corner of his heart for his loving sister Jo. In a postscript she desired him not to tell Amy that Beth was worse; she was coming home in the spring, and there was no need of saddening the remainder of her stay. That would be time enough, please God, but Laurie must write to her often, and not let her feel lonely, homesick, or anxious.
"So I will, at once. Poor little girl; it will be a sad going home for her, I'm afraid;" and Laurie opened his desk, as if writing to Amy had been the proper conclusion of the sentence left unfinished some weeks before.
But he did not write the letter that day; for, as he rummaged out his best paper, he came across something which changed his purpose. Tumbling about in one part of the desk, among bills, passports, and business documents of various kinds, were several of Jo's letters, and in another compartment were three notes from Amy, carefully tied up with one of her blue ribbons, and sweetly suggestive of the little dead roses put away inside. With a half-repentant, half-amused expression, Laurie gathered up all Jo's letters, smoothed, folded, and put them neatly into a small drawer of the desk, stood a minute turning the ring thoughtfully on his finger, then slowly drew it off, laid it with the letters, locked the drawer, and went out to hear High Mass at Saint Stefan's, feeling as if there had been a funeral; and, though not overwhelmed with affliction, this seemed a more proper way to spend the rest of the day, than in writing letters to charming young ladies.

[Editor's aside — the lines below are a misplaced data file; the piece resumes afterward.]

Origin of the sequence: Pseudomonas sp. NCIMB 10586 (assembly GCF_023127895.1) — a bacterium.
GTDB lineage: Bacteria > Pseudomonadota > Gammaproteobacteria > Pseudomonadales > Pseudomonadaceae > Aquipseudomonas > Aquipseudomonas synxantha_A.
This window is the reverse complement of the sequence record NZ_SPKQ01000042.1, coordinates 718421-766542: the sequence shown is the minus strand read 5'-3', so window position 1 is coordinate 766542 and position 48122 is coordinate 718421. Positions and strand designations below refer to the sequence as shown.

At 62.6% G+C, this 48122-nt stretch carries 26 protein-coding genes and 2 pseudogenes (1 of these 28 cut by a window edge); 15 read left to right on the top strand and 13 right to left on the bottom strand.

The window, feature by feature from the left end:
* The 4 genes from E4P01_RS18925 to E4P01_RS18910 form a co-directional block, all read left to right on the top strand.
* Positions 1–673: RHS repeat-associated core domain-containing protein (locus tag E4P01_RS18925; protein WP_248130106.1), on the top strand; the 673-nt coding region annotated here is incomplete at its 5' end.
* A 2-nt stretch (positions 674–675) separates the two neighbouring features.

The letter went very soon, however, and was promptly answered, for Amy was homesick, and con-